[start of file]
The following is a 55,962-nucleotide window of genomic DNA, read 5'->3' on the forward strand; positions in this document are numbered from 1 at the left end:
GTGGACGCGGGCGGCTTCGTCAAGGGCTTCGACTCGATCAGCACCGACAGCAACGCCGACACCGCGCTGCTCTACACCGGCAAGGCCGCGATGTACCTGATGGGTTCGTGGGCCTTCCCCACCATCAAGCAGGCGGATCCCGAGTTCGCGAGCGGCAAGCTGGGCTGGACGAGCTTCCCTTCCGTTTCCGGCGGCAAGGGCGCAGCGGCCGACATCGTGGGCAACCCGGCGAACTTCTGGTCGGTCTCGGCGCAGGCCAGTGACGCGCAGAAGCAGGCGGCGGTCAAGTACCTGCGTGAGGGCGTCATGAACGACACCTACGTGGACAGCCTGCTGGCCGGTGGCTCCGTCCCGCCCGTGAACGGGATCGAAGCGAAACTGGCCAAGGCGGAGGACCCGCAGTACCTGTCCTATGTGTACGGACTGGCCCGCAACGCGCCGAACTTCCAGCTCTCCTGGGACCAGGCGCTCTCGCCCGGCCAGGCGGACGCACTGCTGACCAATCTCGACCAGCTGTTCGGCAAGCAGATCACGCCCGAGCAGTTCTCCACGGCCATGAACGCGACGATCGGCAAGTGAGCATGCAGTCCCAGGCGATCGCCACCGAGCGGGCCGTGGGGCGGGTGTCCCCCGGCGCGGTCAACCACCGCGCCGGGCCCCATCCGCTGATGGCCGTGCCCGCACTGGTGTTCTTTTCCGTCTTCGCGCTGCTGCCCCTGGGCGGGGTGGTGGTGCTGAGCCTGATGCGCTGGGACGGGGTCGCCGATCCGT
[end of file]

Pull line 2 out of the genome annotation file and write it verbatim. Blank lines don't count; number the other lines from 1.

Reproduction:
GTGGACGCGGGCGGCTTCGTCAAGGGCTTCGACTCGATCAGCACCGACAGCAACGCCGACACCGCGCTGCTCTACACCGGCAAGGCCGCGATGTACCTGATGGGTTCGTGGGCCTTCCCCACCATCAAGCAGGCGGATCCCGAGTTCGCGAGCGGCAAGCTGGGCTGGACGAGCTTCCCTTCCGTTTCCGGCGGCAAGGGCGCAGCGGCCGACATCGTGGGCAACCCGGCGAACTTCTGGTCGGTCTCGGCGCAGGCCAGTGACGCGCAGAAGCAGGCGGCGGTCAAGTACCTGCGTGAGGGCGTCATGAACGACACCTACGTGGACAGCCTGCTGGCCGGTGGCTCCGTCCCGCCCGTGAACGGGATCGAAGCGAAACTGGCCAAGGCGGAGGACCCGCAGTACCTGTCCTATGTGTACGGACTGGCCCGCAACGCGCCGAACTTCCAGCTCTCCTGGGACCAGGCGCTCTCGCCCGGCCAGGCGGACGCACTGCTGACCAATCTCGACCAGCTGTTCGGCAAGCAGATCACGCCCGAGCAGTTCTCCACGGCCATGAACGCGACGATCGGCAAGTGAGCATGCAGTCCCAGGCGATCGCCACCGAGCGGGCCGTGGGGCGGGTGTCCCCCGGCGCGGTCAACCACCGCGCCGGGCCCCATCCGCTGATGGCCGTGCCCGCACTGGTGTTCTTTTCCGTCTTCGCGCTGCTGCCCCTGGGCGGGGTGGTGGTGCTGAGCCTGATGCGCTGGGACGGGGTCGCCGATCCGT